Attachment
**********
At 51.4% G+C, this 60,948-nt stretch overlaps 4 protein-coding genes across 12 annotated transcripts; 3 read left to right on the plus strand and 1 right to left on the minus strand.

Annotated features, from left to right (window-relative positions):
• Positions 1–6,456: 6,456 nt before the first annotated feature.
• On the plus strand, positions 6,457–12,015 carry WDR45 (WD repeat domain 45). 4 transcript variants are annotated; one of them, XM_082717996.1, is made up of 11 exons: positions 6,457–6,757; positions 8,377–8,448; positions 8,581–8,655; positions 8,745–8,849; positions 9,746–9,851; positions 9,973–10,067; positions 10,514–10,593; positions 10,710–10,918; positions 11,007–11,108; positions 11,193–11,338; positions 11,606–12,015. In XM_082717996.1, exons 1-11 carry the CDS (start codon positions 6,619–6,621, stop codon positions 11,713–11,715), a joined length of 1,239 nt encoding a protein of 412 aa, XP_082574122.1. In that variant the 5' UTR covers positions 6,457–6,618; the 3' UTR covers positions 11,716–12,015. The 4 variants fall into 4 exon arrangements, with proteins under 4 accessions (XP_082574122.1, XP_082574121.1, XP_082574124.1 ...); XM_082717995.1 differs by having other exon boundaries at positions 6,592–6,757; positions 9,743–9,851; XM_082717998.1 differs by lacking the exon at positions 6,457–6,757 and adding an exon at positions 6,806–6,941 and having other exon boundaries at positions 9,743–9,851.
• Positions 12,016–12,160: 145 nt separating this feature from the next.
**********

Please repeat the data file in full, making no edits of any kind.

At 51.4% G+C, this 60,948-nt stretch overlaps 4 protein-coding genes across 12 annotated transcripts; 3 read left to right on the plus strand and 1 right to left on the minus strand.

Annotated features, from left to right (window-relative positions):
• Positions 1–6,456: 6,456 nt before the first annotated feature.
• On the plus strand, positions 6,457–12,015 carry WDR45 (WD repeat domain 45). 4 transcript variants are annotated; one of them, XM_082717996.1, is made up of 11 exons: positions 6,457–6,757; positions 8,377–8,448; positions 8,581–8,655; positions 8,745–8,849; positions 9,746–9,851; positions 9,973–10,067; positions 10,514–10,593; positions 10,710–10,918; positions 11,007–11,108; positions 11,193–11,338; positions 11,606–12,015. In XM_082717996.1, exons 1-11 carry the CDS (start codon positions 6,619–6,621, stop codon positions 11,713–11,715), a joined length of 1,239 nt encoding a protein of 412 aa, XP_082574122.1. In that variant the 5' UTR covers positions 6,457–6,618; the 3' UTR covers positions 11,716–12,015. The 4 variants fall into 4 exon arrangements, with proteins under 4 accessions (XP_082574122.1, XP_082574121.1, XP_082574124.1 ...); XM_082717995.1 differs by having other exon boundaries at positions 6,592–6,757; positions 9,743–9,851; XM_082717998.1 differs by lacking the exon at positions 6,457–6,757 and adding an exon at positions 6,806–6,941 and having other exon boundaries at positions 9,743–9,851.
• Positions 12,016–12,160: 145 nt separating this feature from the next.